The WiFi Finder, an Android application that is installed by more than 100.000 users in Google Play, has leaked over 2 million network passwords Wi-Fi.
Although the application is designed to detect and connect to public Wi-Fi hotspots near the user, it also has a feature that allows users to share them hotspots that they find with others. Here are the problems of security and privacy.
To make it easier for users not only to identify and connect to the nearest Wi-Fi hotspot, the WiFi Finder includes a feature that allows users to load network passwords.
The app, which appears to be of Chinese origin, encourages users to share this information and become a member of a Wi-Fi community. App description, which is still available for download from Google Play, asks users to "be social and share the Wi-Fi hotspots."
According to security researcher Sanyam Jain, a member of the GDI Foundation, the database resulting from these transplants was "open and unprotected, allowing anyone to access and download the content. "
What information has been exposed?
The exposed database did not contain contact information with the Wi-Fi network owners whose data was included, but it included Wi-Fi network names, exact geographic location and passwords stored in simple text. The worst case scenario is that although the application developer claims the app only provides passwords for public hotspots, a review of the data showed countless home Wi-Fi networks.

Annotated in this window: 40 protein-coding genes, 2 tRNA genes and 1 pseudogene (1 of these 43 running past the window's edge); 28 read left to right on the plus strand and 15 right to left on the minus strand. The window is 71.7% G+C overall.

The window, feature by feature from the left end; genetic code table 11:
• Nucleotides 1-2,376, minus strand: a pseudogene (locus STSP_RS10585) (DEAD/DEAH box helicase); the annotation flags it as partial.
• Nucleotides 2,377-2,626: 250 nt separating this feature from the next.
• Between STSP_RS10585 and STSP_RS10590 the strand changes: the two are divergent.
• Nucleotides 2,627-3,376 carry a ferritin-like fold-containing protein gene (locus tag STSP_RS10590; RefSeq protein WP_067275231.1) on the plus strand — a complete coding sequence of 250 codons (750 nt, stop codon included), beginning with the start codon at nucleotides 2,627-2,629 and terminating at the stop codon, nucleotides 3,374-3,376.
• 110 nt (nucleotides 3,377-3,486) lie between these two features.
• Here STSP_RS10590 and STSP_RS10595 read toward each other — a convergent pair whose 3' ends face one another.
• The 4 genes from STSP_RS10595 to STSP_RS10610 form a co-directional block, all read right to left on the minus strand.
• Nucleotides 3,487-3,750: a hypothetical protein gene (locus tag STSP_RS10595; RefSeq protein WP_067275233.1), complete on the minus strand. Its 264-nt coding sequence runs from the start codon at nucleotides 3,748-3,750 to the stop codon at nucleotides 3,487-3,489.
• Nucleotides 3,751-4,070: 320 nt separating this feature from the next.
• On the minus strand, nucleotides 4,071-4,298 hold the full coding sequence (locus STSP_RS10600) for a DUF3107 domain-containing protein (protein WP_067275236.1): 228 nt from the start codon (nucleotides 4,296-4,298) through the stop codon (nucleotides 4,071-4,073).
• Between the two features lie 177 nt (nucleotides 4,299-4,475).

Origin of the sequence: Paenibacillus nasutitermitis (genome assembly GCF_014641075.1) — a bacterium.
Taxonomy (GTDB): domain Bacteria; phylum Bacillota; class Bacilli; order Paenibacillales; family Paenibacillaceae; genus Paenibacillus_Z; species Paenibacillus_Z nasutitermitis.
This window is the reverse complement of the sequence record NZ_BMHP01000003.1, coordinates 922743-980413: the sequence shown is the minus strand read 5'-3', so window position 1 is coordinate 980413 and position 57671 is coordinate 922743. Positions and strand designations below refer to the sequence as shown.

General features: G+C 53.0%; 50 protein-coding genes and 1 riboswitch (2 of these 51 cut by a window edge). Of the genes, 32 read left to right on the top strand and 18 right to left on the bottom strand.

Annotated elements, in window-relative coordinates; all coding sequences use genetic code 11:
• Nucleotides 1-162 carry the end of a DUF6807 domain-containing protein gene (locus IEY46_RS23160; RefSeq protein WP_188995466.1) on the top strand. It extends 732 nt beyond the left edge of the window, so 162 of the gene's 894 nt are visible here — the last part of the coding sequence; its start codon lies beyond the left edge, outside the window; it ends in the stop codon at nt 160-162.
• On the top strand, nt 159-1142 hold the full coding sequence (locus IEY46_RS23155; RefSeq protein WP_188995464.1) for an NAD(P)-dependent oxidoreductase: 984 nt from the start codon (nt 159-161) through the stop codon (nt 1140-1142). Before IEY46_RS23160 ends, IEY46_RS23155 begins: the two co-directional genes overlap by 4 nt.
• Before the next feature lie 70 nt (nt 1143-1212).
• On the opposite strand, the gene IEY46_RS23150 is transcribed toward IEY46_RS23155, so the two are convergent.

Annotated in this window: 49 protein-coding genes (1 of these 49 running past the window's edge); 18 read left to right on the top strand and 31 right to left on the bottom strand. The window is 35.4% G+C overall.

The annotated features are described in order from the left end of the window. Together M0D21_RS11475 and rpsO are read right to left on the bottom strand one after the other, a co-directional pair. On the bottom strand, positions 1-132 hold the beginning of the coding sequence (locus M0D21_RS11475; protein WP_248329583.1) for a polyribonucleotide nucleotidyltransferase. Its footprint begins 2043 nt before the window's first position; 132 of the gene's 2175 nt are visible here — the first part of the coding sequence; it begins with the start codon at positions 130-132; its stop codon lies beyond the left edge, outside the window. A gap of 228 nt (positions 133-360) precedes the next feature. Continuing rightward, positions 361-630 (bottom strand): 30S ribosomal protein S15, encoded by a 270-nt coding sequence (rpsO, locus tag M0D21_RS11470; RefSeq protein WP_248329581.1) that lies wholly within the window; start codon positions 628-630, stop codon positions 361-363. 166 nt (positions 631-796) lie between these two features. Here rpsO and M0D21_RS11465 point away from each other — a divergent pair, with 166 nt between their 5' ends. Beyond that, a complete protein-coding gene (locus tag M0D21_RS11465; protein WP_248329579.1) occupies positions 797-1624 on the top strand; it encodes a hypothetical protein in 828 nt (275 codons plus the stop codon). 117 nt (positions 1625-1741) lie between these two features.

What does this mean?
There seem to be three main issues here:
- Users have accidentally uploaded their own Wi-Fi network passwords, prompted by the "share Wi-Fi" message in the app.
Application developers have failed to secure the database where all of this data is stored and failed to meet basic security rules, such as never storing unencrypted passwords.
- Because the application does not distinguish between public access points and home Wi-Fi networks, the latter are vulnerable to a possible hacking attack.
It should be noted that while there is the possibility of an attack, there are no indications of violated systems in this case. The database is now offline
What should you do now?
If you have not downloaded and installed the WiFI Finder, there is no real reason to worry. There is only cause for concern if you share your information Wi-Fi using the send function in the community. If you have, then you need to change your Wi-Fi password immediately. In general, this incident should be seen as a warning about why downloading applications from unknown and therefore unreliable developers is dangerous.
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